Settlement Capital petitioned the district court under Minn. Stat. § 549.31 (2000) for authorization of the transfer. At the motion hearing, Lundgren was represented by her own attorney. In response to court questioning, Lundgren testified that she was satisfied with her attorney’s legal advice. Lundgren testified that she planned to use about $15,000 of the lump-sum payment to make a house down-payment she could not otherwise afford, about $11,500 to pay off a car loan, and the remainder to pay off miscellaneous bills and debts.
Lundgren testified that she holds a regular job in a group home for vulnerable adults and that her injuries from the 1986 car accident were scars that do not affect earning ability. She testified that the purchase of a house was in her best interests. She confirmed that she understood she was giving up her right to ten years of structured settlement payments; she also said that she understood the lump sum was significantly less than the total amount of the payments over time ($96,600) and less than the present-day value of the payments ($73,291.15) using a much-lower, 6.2% discount rate published by the Internal Revenue Service.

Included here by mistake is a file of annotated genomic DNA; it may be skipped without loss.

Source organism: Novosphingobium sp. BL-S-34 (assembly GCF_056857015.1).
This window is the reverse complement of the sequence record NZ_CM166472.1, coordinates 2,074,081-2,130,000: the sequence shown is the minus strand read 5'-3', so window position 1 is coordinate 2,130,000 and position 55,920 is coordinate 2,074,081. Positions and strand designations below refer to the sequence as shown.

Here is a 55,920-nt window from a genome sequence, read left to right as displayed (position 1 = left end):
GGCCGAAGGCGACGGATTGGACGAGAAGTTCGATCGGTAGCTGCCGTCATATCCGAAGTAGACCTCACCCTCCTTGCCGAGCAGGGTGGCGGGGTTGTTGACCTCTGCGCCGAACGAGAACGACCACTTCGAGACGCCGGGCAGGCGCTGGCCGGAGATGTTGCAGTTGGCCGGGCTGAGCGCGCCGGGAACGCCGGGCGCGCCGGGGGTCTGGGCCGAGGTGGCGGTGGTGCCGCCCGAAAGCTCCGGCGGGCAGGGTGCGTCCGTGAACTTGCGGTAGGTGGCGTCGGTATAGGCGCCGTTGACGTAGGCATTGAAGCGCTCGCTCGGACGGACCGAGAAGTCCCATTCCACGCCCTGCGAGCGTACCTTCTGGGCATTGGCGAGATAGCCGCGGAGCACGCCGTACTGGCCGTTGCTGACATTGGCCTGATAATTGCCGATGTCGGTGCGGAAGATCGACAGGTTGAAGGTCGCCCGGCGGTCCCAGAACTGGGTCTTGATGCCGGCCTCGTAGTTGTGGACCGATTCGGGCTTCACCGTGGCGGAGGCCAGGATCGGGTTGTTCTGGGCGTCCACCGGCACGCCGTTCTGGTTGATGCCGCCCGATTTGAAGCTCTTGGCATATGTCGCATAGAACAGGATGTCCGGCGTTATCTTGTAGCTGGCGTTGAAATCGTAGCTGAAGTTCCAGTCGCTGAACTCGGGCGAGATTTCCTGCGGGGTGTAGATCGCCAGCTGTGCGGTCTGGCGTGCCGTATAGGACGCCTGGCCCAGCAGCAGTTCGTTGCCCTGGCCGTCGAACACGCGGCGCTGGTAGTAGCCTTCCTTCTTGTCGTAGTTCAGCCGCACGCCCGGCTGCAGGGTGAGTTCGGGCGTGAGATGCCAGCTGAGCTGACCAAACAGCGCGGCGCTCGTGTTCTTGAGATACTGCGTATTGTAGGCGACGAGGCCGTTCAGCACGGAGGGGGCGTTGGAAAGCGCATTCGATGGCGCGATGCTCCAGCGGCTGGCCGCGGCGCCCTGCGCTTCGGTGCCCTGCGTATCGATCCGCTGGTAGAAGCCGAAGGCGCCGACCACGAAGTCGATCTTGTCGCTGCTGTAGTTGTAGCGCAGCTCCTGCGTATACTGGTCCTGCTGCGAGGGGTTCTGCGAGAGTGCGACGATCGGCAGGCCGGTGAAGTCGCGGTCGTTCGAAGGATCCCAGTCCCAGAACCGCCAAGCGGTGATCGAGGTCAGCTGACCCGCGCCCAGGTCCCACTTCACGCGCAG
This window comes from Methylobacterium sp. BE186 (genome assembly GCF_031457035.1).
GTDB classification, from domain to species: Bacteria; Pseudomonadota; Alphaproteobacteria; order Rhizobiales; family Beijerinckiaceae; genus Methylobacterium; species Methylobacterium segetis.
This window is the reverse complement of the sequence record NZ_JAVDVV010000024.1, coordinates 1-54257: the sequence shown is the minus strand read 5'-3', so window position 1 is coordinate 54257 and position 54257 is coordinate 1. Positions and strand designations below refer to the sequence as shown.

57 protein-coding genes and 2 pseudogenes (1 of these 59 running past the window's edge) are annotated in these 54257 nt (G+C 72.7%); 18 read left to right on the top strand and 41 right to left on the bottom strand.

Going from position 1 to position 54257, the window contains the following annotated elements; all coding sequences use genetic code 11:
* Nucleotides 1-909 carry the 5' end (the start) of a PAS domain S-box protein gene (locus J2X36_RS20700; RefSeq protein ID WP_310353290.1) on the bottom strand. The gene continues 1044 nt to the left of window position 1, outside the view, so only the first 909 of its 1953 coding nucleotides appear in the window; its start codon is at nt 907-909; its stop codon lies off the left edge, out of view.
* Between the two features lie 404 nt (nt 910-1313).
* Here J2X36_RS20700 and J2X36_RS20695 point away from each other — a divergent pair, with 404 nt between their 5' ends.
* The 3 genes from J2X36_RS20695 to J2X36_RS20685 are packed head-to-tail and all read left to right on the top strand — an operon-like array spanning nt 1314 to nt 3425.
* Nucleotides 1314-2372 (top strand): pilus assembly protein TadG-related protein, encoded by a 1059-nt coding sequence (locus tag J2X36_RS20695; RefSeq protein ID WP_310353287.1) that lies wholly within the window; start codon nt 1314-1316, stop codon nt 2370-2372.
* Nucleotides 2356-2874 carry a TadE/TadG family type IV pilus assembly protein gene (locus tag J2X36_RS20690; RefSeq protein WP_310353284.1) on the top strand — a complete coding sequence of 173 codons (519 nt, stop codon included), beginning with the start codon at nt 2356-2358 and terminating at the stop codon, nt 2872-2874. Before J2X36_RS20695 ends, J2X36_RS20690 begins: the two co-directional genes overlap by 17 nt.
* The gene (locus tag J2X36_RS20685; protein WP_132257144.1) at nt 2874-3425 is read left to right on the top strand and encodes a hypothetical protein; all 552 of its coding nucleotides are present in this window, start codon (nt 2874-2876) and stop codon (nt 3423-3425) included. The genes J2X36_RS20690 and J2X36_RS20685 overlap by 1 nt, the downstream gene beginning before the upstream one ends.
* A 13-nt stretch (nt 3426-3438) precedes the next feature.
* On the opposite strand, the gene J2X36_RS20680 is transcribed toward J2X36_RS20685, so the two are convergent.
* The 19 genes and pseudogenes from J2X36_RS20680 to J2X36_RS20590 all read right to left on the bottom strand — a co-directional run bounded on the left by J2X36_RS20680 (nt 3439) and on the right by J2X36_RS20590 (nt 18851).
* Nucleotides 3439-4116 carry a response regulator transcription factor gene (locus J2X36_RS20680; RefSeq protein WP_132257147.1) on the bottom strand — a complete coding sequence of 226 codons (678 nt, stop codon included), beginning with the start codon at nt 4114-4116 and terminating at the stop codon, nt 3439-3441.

The district court denied the petition, finding that the transfer was not in Lundgren’s “best interests” because she had no immediate health emergency or other pressing need for money, the lump-sum payment was too deeply discounted, and Lundgren had not received independent advice on the tax and financial implications of the transfer. The district court also questioned whether the transfer might affect the tax consequences of the remaining unsold payments under the structured settlement. Lundgren and Settlement Capital Corporation appeal the district court’s denial of the petition.